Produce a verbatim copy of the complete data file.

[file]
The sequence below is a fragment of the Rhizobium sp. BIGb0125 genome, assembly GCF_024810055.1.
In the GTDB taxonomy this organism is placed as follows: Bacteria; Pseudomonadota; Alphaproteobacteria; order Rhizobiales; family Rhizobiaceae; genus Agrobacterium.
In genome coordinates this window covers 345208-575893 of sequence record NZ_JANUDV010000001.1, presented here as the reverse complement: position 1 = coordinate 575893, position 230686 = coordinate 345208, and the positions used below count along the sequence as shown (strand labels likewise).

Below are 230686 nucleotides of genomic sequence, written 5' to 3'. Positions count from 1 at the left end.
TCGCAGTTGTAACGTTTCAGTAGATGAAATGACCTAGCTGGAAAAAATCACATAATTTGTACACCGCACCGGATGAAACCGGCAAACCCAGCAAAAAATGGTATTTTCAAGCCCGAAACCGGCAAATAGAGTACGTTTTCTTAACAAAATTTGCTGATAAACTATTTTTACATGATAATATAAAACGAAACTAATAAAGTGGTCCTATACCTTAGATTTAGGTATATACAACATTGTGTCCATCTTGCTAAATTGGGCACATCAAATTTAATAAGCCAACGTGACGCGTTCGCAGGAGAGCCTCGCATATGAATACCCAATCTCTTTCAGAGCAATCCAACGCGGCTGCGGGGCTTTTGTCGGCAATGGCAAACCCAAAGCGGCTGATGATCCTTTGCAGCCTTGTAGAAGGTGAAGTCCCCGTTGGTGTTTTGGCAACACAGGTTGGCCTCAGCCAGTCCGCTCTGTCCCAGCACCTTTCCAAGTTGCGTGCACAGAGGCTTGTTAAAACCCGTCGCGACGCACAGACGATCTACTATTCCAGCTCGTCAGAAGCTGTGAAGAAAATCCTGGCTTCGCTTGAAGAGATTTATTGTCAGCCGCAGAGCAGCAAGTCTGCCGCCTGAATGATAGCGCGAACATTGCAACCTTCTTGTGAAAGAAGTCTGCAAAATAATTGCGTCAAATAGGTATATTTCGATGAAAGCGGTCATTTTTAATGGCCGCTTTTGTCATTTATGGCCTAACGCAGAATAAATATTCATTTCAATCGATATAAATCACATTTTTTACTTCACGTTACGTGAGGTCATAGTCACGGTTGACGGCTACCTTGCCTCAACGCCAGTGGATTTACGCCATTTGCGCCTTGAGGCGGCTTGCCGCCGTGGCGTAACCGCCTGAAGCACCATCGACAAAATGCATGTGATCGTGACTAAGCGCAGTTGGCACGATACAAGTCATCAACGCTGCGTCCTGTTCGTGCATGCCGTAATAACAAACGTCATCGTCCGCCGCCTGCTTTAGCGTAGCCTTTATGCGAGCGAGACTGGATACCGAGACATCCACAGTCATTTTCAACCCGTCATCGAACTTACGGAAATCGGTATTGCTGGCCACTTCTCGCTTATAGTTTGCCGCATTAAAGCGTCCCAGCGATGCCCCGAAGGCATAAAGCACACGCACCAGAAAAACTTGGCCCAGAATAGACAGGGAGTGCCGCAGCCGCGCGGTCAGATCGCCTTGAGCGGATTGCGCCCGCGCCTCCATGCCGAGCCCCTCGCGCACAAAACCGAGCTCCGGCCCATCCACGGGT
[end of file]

The sequence below is a fragment of the Rhizobium sp. BIGb0125 genome, assembly GCF_024810055.1.
In the GTDB taxonomy this organism is placed as follows: Bacteria; Pseudomonadota; Alphaproteobacteria; order Rhizobiales; family Rhizobiaceae; genus Agrobacterium.
In genome coordinates this window covers 345208-575893 of sequence record NZ_JANUDV010000001.1, presented here as the reverse complement: position 1 = coordinate 575893, position 230686 = coordinate 345208, and the positions used below count along the sequence as shown (strand labels likewise).

Below are 230686 nucleotides of genomic sequence, written 5' to 3'. Positions count from 1 at the left end.
TCGCAGTTGTAACGTTTCAGTAGATGAAATGACCTAGCTGGAAAAAATCACATAATTTGTACACCGCACCGGATGAAACCGGCAAACCCAGCAAAAAATGGTATTTTCAAGCCCGAAACCGGCAAATAGAGTACGTTTTCTTAACAAAATTTGCTGATAAACTATTTTTACATGATAATATAAAACGAAACTAATAAAGTGGTCCTATACCTTAGATTTAGGTATATACAACATTGTGTCCATCTTGCTAAATTGGGCACATCAAATTTAATAAGCCAACGTGACGCGTTCGCAGGAGAGCCTCGCATATGAATACCCAATCTCTTTCAGAGCAATCCAACGCGGCTGCGGGGCTTTTGTCGGCAATGGCAAACCCAAAGCGGCTGATGATCCTTTGCAGCCTTGTAGAAGGTGAAGTCCCCGTTGGTGTTTTGGCAACACAGGTTGGCCTCAGCCAGTCCGCTCTGTCCCAGCACCTTTCCAAGTTGCGTGCACAGAGGCTTGTTAAAACCCGTCGCGACGCACAGACGATCTACTATTCCAGCTCGTCAGAAGCTGTGAAGAAAATCCTGGCTTCGCTTGAAGAGATTTATTGTCAGCCGCAGAGCAGCAAGTCTGCCGCCTGAATGATAGCGCGAACATTGCAACCTTCTTGTGAAAGAAGTCTGCAAAATAATTGCGTCAAATAGGTATATTTCGATGAAAGCGGTCATTTTTAATGGCCGCTTTTGTCATTTATGGCCTAACGCAGAATAAATATTCATTTCAATCGATATAAATCACATTTTTTACTTCACGTTACGTGAGGTCATAGTCACGGTTGACGGCTACCTTGCCTCAACGCCAGTGGATTTACGCCATTTGCGCCTTGAGGCGGCTTGCCGCCGTGGCGTAACCGCCTGAAGCACCATCGACAAAATGCATGTGATCGTGACTAAGCGCAGTTGGCACGATACAAGTCATCAACGCTGCGTCCTGTTCGTGCATGCCGTAATAACAAACGTCATCGTCCGCCGCCTGCTTTAGCGTAGCCTTTATGCGAGCGAGACTGGATACCGAGACATCCACAGTCATTTTCAACCCGTCATCGAACTTACGGAAATCGGTATTGCTGGCCACTTCTCGCTTATAGTTTGCCGCATTAAAGCGTCCCAGCGATGCCCCGAAGGCATAAAGCACACGCACCAGAAAAACTTGGCCCAGAATAGACAGGGAGTGCCGCAGCCGCGCGGTCAGATCGCCTTGAGCGGATTGCGCCCGCGCCTCCATGCCGAGCCCCTCGCGCACAAAACCGAGCTCCGGCCCATCCACGGGT